How should we, as individuals and business leaders, react to this information? We can let our government representatives know that we want large companies to care as much about the privacy of our data as we do. We can be very careful about the type of information we share on social media. We can educate our employees, our families and our friends on how social media companies profit from selling our information. Education breeds understanding. Understanding breeds action. Action breeds change.
If I am coming to your town, state or country and you are interested in a speaking event for your company or organization, please let me know! There are a number of terrific cities on my 2019 schedule already.
July 16thViewpoint event, Hartford, CT
July 18thViewpoint event, Waltham, MA
July 2019 France, Germany and Italy private events
August 6thViewpoint event, Chicago, IL
August 20thViewpoint event, San Diego, CA
August 22ndViewpoint event, Sacramento, CA Sept. 25th Viewpoint Collaborate annual users conference, Portland, OR
This isn't surprising to anyone, is it? The government is violating it's own extremely broad surveillance powers. "The ACLU called on lawmakers to investigate the improper collection and to shut down the program altogether."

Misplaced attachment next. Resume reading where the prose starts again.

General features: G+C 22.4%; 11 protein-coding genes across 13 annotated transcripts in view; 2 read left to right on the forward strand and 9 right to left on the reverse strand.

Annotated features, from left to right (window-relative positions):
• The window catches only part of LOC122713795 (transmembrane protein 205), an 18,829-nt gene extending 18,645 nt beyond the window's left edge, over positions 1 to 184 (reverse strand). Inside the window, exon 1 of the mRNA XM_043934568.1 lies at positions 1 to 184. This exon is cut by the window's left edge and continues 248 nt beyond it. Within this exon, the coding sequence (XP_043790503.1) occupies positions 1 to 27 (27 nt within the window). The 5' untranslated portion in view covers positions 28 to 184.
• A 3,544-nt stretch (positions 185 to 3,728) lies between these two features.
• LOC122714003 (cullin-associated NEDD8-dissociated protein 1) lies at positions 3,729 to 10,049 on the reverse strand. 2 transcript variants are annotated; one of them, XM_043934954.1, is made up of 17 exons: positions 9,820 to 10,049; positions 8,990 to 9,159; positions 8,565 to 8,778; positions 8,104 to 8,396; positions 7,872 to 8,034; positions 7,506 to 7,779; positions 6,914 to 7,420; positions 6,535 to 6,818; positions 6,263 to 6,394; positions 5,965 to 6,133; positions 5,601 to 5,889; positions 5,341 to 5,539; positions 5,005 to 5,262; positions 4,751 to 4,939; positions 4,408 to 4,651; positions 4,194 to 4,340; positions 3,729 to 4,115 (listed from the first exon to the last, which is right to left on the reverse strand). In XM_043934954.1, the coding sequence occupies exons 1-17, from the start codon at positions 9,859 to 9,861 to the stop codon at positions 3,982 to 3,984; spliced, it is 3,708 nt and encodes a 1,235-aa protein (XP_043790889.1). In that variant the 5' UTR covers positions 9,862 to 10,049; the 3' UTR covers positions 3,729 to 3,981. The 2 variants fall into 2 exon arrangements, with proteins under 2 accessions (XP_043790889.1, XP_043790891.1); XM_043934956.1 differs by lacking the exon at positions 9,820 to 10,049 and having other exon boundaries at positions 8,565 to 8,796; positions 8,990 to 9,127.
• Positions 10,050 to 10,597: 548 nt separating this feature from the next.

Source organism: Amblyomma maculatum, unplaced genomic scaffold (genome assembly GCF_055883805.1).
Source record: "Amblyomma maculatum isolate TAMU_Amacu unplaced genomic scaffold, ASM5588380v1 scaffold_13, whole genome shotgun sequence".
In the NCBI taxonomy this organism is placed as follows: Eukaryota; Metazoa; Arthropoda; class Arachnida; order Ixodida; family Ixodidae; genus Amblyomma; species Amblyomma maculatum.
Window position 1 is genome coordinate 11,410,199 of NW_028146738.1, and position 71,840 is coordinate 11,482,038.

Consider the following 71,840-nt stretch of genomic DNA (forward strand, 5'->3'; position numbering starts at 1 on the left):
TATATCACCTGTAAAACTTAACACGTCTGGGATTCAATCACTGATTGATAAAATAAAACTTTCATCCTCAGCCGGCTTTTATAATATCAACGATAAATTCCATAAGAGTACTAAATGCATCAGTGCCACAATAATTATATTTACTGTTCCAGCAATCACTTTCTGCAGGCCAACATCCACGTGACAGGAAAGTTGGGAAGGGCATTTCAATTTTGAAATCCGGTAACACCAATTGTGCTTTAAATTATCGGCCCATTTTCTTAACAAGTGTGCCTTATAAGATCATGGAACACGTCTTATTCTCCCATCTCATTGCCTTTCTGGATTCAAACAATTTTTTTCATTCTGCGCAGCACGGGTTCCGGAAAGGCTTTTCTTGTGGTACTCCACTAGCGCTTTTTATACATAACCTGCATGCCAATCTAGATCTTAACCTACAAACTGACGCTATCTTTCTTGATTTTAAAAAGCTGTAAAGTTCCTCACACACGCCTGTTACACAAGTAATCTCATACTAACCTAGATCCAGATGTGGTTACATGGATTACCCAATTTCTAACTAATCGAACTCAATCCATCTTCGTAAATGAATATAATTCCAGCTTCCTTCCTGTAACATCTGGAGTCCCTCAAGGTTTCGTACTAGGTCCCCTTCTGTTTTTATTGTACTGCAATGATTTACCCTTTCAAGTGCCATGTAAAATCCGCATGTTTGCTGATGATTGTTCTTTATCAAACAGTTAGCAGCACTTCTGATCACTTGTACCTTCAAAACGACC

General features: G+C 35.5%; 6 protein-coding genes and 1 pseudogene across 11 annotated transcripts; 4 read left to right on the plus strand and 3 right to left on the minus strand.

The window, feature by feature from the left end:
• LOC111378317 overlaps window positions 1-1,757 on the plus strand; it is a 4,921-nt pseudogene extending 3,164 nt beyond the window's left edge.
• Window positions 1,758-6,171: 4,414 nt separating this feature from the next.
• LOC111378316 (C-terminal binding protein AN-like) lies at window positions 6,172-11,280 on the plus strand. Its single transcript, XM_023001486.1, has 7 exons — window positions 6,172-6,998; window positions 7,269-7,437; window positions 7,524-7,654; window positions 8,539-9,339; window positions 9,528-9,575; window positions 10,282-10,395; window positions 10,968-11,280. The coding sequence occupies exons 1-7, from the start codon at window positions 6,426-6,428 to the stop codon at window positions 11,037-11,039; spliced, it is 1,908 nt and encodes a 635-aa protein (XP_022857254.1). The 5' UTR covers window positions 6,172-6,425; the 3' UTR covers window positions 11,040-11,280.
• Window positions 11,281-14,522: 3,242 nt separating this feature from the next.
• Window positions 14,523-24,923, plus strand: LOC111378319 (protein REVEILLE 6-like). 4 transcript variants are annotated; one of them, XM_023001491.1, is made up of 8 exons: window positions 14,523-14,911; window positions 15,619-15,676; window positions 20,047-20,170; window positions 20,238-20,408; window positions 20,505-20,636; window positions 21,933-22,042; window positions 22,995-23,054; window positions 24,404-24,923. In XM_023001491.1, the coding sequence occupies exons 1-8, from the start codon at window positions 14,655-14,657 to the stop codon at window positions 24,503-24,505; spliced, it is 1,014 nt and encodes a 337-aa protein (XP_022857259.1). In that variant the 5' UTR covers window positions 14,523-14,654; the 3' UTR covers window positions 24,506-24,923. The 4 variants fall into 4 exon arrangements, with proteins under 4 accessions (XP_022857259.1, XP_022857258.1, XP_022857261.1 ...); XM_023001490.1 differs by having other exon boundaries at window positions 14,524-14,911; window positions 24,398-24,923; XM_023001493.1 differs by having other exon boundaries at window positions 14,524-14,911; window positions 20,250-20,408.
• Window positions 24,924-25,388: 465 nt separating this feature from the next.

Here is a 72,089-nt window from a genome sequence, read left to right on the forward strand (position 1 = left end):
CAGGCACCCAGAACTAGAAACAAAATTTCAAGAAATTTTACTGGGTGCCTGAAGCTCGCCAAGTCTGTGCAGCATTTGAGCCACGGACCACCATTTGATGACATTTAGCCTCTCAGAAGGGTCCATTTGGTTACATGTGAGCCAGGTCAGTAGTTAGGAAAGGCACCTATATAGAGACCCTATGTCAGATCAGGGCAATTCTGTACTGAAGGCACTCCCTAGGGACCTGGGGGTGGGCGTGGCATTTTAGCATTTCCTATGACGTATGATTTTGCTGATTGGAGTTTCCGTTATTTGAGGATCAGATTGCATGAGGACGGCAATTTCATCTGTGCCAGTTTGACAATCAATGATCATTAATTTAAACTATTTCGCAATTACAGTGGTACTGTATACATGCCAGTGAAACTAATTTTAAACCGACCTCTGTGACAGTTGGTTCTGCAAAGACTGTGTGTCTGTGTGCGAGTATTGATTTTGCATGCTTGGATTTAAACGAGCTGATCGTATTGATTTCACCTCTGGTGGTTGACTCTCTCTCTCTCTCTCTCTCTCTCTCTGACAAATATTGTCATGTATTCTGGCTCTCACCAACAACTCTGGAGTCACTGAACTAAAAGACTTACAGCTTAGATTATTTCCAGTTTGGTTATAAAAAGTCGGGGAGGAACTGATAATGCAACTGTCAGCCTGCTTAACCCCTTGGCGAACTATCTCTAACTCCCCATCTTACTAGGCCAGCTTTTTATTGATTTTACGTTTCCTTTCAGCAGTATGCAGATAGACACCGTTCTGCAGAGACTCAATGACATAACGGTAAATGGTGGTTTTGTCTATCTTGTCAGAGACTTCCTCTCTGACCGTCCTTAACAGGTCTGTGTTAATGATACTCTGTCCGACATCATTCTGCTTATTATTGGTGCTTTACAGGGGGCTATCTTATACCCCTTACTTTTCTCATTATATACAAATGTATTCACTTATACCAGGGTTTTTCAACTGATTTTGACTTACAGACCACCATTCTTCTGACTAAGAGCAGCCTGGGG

Privacy advocates everywhere are having a very bad day today. iPhone and Android hacks. "More surprising, Guido and other observers of the iOS arms race say, is how publicly Cellebrite is trumpeting its new tool."
Do you have a Medtronic “MiniMed 508” insulin pump? The FDA is mandating a recall of the device because of unpatchable cybersecurity issues. Cybersecurity meets life safety. Hopefully this action will spawn more rigorous testing of IoT medical devices.
"The DOJ and the FBI argue that catching criminals and terrorists should be the top priority, even if watered-down encryption creates hacking risks. The Commerce and State Departments disagree, pointing to the economic, security and diplomatic consequences of mandating encryption 'backdoors'."